Who Does A Minimum Wage Hike Really Help — The Poor, Or Those Who Push It Out Of Self-Interest?
Employers who already pay more than the increased federal minimum wage also gain from increasing the labor costs of rival employers in their region.
Supporters of every effort to raise the federal minimum wage, including the one just announced, go to great lengths to insist it will have no adverse effects on low-skill workers. They claim the poor will all benefit. In fact, however, many it is supposed to help will be harmed, while the self-defined “altruists” who support it will be helped.
Apartheid-era South Africa provides a useful template. White labor unions backed “equal pay” laws to supposedly help black workers. But they dramatically raised the price of hiring blacks, with less education, skill and productivity, in addition to being discriminated against, relative to whites. Black unemployment jumped, harming many supposed beneficiaries, but white union members gained by the resulting increasing demand for their services.
The key to such self-interested altruism is to artificially raise the price of a substitute. Consider an analogy to ice cream and frozen yogurt.
Suppose City A passed a law raising the minimum allowable price of a scoop of ice cream there to help their sellers. The price would rise. But customers would buy less ice cream as a result. Total earnings of ice cream sellers in City A could go up or down, depending on how much the quantity sold fell relative to the price increase.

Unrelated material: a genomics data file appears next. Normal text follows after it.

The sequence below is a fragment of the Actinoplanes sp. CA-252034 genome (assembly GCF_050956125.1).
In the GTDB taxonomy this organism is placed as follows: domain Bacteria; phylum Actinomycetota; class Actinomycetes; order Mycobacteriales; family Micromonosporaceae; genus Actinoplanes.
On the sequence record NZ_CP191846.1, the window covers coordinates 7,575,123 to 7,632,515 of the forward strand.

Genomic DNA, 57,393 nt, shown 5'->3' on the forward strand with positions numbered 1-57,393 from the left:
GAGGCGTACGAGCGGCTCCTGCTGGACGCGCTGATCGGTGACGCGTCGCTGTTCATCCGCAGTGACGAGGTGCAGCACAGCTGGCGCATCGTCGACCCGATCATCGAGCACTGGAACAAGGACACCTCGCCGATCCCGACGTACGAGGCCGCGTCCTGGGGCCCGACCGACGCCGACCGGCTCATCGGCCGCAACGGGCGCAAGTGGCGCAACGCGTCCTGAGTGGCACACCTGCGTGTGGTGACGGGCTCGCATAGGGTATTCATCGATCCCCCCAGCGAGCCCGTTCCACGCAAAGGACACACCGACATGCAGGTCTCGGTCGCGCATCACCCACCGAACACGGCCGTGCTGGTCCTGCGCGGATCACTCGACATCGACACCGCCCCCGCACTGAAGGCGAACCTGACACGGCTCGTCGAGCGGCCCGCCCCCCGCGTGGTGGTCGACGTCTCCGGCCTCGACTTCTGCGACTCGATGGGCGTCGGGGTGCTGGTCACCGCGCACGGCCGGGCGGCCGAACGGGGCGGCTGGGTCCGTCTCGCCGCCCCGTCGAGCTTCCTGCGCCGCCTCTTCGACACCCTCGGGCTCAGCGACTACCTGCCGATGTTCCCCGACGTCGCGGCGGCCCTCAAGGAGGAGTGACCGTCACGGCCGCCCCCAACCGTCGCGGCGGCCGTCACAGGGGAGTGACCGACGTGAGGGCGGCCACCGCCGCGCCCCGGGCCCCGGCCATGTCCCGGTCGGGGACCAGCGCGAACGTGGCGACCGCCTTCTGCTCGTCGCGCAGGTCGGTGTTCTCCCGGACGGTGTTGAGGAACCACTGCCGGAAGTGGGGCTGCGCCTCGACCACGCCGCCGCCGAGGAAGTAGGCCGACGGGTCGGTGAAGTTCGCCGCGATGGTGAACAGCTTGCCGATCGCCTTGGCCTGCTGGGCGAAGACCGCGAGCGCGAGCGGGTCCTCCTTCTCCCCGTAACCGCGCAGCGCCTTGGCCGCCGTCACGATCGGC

And even if total earnings rose, those sellers who bore disproportionate sales losses or are forced to close would be harmed. But that higher price of ice cream will increase the demand for frozen yogurt, benefitting all those sellers with higher prices and sales.
So if we wanted to predict who would back a higher minimum wage out of self-interest, we would look to those producing substitutes, even if supposed beneficiaries are harmed. Where do we find them?
Unions and their members benefit from raising the national minimum wage because it will increase the cost of low-skilled labor, which is a substitute for union labor. For instance, if the minimum wage was $8 and the union wage was $40, employers give up 5 hours of low-skilled work for every union worker-hour utilized. But if the minimum hourly wage were increased to $10, employers would only forego 4 hours of low-skilled work for every union worker-hour employed.
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